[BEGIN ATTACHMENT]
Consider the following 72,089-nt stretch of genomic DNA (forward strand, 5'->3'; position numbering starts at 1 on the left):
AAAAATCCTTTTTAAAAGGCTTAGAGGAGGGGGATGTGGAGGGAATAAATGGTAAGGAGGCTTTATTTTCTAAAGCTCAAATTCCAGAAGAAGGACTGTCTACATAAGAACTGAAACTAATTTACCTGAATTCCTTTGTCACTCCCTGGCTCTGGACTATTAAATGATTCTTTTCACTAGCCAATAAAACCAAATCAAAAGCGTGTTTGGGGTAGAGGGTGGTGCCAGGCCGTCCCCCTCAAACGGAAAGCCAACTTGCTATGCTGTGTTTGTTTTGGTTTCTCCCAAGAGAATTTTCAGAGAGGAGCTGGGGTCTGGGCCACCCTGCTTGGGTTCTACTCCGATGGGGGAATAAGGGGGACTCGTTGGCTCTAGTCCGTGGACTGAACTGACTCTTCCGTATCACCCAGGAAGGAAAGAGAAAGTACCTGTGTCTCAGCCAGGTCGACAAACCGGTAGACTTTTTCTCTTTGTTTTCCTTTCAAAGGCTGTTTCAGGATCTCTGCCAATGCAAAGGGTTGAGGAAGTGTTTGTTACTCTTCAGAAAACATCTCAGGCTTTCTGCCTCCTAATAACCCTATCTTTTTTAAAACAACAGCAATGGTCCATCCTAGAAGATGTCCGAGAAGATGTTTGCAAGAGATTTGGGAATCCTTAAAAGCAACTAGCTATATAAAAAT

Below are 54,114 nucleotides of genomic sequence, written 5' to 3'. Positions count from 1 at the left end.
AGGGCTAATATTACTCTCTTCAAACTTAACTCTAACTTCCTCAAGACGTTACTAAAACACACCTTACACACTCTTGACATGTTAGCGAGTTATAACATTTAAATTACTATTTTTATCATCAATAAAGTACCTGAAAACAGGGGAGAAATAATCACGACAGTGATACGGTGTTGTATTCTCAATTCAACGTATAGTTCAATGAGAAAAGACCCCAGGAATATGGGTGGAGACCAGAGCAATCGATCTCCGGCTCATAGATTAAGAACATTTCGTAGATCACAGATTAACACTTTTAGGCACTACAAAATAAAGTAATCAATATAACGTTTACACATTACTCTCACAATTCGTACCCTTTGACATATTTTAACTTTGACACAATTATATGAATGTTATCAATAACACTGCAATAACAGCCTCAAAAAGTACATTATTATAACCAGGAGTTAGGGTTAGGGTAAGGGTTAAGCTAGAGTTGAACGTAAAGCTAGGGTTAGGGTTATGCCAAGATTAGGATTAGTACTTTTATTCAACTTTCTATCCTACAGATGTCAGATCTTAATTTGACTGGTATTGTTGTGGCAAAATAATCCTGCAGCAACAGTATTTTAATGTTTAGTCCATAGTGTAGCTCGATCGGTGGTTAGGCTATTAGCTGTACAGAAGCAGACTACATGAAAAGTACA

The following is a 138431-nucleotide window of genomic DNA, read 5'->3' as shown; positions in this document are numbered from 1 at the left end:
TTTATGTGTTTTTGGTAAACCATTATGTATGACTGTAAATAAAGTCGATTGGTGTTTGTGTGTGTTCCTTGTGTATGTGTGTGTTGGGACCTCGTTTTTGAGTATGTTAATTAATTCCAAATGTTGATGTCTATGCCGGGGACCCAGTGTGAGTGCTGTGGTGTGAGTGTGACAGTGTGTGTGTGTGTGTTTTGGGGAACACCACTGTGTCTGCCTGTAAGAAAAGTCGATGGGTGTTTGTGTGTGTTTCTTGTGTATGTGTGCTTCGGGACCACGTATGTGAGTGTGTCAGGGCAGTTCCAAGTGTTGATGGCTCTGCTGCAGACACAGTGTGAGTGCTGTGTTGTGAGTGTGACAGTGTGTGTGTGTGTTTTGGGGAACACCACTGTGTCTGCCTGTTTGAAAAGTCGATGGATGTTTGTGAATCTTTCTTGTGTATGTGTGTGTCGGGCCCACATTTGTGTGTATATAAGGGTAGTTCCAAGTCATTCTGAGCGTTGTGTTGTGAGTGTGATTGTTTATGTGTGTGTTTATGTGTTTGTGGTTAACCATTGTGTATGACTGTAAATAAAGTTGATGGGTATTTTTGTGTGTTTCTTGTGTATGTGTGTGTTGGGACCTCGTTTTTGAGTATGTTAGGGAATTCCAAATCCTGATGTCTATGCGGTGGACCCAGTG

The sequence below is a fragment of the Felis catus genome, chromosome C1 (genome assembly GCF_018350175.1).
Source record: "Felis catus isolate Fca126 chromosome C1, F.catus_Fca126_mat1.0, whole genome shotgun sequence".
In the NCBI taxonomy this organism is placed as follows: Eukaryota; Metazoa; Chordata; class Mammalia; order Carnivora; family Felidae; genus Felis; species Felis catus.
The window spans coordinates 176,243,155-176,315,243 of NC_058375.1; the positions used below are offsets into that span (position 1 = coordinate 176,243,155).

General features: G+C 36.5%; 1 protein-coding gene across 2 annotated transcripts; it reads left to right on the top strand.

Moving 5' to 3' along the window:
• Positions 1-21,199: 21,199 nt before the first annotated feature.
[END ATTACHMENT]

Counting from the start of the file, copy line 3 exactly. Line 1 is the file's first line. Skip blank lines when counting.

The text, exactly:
Below are 54,114 nucleotides of genomic sequence, written 5' to 3'. Positions count from 1 at the left end.